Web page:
The module involves art, photography or design students in actively testing and developing specific approaches to research to support their art or design practice. It is supported by a thematic studio that will enable them to share and discuss ongoing research in relation to a specific theme. Key areas that will be considered during the module include:
• the construction of meaning through methods of making and presentation or exhibition display; LO5
• the social, ethical and socio-economic functions of their field of practice; LO2
• research methods employed by practitioners in their field; LO1
• theoretical frameworks related to different forms of practice; LO3
• primary research methods and ethical implications; LO2
• communication of findings through a range of effective means. LO4,LO6
Balance of independent study and scheduled teaching activity
Scheduled teaching ensures that independent study is effective and addresses the learning outcomes and assessment tasks. Students are expected to (and to have the opportunity to) continue with their studies outside of scheduled classes. There will be a range of learning strategies deployed and individual learning styles will be accommodated. The module’s learning outcomes, its contents and delivery, have been scrutinised and will be regularly reviewed to ensure an inclusive approach to pedagogic practice.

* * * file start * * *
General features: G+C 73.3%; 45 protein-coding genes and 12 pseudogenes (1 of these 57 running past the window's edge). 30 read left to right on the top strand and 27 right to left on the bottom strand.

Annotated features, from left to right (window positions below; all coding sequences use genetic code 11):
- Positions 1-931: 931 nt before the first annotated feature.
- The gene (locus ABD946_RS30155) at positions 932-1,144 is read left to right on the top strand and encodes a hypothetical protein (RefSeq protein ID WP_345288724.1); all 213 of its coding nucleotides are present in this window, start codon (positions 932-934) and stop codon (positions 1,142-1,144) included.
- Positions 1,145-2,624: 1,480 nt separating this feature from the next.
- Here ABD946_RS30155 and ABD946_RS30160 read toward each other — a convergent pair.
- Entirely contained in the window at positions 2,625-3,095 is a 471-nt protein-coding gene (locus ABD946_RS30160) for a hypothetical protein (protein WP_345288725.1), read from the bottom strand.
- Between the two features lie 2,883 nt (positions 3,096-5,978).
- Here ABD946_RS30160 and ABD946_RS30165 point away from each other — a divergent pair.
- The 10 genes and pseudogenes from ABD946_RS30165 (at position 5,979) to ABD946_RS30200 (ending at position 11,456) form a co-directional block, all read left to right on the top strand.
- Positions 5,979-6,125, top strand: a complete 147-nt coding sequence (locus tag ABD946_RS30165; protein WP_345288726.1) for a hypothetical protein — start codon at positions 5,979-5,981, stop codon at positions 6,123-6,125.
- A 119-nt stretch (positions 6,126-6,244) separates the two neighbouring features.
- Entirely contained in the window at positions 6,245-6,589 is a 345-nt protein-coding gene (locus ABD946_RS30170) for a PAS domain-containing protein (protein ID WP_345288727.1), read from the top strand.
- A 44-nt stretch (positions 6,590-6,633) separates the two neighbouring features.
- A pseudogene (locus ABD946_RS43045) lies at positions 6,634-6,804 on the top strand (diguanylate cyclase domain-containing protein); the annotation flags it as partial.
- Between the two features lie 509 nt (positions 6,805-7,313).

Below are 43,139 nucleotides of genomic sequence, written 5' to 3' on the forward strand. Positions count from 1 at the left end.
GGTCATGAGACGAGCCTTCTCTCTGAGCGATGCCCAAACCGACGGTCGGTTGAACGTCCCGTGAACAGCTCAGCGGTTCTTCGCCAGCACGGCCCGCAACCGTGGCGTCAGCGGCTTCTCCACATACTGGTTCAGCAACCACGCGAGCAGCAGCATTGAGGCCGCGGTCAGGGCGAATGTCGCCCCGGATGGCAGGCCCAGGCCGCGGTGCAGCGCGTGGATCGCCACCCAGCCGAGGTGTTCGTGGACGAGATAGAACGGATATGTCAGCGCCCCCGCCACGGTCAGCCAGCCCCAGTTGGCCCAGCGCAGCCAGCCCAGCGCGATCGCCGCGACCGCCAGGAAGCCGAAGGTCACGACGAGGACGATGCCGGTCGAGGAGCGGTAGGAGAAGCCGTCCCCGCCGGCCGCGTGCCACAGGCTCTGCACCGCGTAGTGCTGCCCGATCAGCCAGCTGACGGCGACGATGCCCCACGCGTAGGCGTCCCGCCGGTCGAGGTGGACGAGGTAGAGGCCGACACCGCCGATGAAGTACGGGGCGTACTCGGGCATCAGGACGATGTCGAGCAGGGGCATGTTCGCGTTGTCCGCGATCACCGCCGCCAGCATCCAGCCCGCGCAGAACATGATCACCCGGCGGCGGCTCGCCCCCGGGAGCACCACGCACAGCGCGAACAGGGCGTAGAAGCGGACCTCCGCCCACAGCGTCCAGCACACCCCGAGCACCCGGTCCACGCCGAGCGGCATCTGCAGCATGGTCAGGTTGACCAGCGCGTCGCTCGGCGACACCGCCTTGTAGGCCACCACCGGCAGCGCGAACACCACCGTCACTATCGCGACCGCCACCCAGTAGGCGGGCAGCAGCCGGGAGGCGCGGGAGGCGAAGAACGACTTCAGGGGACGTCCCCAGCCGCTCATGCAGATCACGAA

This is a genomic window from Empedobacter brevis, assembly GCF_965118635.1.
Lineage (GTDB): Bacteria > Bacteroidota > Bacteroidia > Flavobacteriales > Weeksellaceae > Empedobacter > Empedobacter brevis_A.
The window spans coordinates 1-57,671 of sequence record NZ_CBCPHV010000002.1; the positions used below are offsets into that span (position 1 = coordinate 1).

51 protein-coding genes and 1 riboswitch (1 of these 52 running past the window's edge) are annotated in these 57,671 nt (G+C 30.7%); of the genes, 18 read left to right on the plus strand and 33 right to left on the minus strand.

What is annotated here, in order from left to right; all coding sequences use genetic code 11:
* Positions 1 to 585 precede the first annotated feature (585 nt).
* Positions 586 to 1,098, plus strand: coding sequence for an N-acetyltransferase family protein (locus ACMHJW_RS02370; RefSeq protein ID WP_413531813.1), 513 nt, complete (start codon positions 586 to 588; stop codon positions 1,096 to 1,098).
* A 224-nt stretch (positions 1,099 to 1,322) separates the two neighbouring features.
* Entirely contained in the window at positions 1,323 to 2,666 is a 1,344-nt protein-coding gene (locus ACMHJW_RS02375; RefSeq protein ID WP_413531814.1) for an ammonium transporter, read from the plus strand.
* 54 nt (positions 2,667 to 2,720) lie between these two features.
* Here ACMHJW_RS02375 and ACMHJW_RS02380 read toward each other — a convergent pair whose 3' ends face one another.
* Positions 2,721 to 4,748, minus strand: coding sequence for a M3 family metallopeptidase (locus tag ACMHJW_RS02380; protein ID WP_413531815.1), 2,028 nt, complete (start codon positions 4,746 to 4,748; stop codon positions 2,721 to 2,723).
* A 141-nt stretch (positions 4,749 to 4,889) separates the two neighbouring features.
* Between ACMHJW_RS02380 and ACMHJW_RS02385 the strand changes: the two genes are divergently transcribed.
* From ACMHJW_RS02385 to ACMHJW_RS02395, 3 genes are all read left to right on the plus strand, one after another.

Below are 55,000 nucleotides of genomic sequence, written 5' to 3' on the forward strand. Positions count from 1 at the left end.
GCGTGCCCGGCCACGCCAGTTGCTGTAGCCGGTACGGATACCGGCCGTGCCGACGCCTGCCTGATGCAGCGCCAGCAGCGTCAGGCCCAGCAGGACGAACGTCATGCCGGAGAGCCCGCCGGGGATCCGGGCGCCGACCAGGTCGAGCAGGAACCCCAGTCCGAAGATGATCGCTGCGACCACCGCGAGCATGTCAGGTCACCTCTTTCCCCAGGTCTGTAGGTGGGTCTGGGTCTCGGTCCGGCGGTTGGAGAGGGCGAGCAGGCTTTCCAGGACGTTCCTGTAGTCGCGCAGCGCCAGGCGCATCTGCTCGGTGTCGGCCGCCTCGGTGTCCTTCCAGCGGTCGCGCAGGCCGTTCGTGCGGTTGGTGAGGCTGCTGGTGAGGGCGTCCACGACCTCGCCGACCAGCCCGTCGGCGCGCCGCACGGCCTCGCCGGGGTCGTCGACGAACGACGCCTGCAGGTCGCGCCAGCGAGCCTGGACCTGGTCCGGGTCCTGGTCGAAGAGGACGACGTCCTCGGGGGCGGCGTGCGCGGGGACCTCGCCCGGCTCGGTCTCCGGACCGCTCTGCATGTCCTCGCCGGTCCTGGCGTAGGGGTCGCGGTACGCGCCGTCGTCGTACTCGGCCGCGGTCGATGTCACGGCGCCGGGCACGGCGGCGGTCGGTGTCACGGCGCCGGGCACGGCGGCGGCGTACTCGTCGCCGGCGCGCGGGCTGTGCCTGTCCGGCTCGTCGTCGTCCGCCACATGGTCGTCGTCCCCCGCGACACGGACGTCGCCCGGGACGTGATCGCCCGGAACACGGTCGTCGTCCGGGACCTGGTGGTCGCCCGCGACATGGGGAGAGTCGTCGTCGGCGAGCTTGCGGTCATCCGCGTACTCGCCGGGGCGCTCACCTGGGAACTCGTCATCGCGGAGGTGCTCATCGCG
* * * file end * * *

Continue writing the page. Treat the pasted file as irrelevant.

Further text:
The module and course utilise the University’s blended learning platform to support and reinforce learning, to foster peer-to-peer communication and to facilitate tutorial support for students. Reflective learning is promoted through assessment items and interim formative feedback points that ask students to reflect on their progress, seek help where they identify the opportunity for improvement in learning strategies and outcomes, and make recommendations to themselves for future development. Throughout the module, students build a body of work, including reflections on progress and achievement.